Finally, the Eastern Emperor Marci an, had sent out troops across the Danube, to attack the Huns territory in the Great Hungarian Plains. This caused Attila's attention to be diverted from his present course of action, to what was going on back at ' home'. Fate, however, would spare Attila once again. In 452 AD, the Western Roman Emperor unwittingly sued for peace. Pope Leo I, was sent out along with an embassy from Rome, to meet with Attila. Roman legend claims that the heathen Hunnic King turned back due to the eloquence of the Pope, and the warnings that he gave Attila of a possible divine intervention by God, had Attila wished to pursue his present course of action.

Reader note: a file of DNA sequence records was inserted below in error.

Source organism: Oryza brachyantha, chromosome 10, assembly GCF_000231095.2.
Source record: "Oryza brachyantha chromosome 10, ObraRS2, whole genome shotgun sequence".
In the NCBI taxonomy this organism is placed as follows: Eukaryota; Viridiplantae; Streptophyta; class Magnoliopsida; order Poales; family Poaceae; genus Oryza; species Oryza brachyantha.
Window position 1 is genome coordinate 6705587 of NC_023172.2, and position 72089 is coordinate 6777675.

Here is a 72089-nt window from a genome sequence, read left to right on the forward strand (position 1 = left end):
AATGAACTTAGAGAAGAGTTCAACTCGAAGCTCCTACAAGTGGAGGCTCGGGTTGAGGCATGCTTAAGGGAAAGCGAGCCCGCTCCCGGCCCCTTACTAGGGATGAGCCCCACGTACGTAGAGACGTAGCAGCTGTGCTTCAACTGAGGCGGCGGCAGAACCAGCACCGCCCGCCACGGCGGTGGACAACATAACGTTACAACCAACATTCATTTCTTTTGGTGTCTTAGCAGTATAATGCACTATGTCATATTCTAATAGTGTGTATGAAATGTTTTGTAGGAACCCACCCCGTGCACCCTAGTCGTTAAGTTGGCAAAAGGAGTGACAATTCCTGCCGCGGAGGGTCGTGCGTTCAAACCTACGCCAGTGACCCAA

What is more likely to have occurred though, is that Attila agreed to peace due to his weakened position and also due to a large subsidy that he was more than likely paid by the Emperor. Thus, Attila and his men rode off in 453 AD, laden down with the bounty they had occurred both from the great cities they had sacked, as well as from the treasure they were paid off by. Attila's castle at Esta grom-gr on, on the banks of the Danube in Hungary was to be the sight of a large party, held both in triumph of the Huns conquests, as well as in honour of Attila's recent marriage to Il dico, the daughter of a Germanic prince. This was to be Attila's last appearance though, for that night he died asleep in his drunkenness – drowned on his own nosebleed. Attila was buried in a tomb lined with lead, which represented his conquests, as well as gold and silver, which represented the tribute he received from both Roman Empires. His tomb was laid to permanently rest at the bottom of the The iss River in Hungry.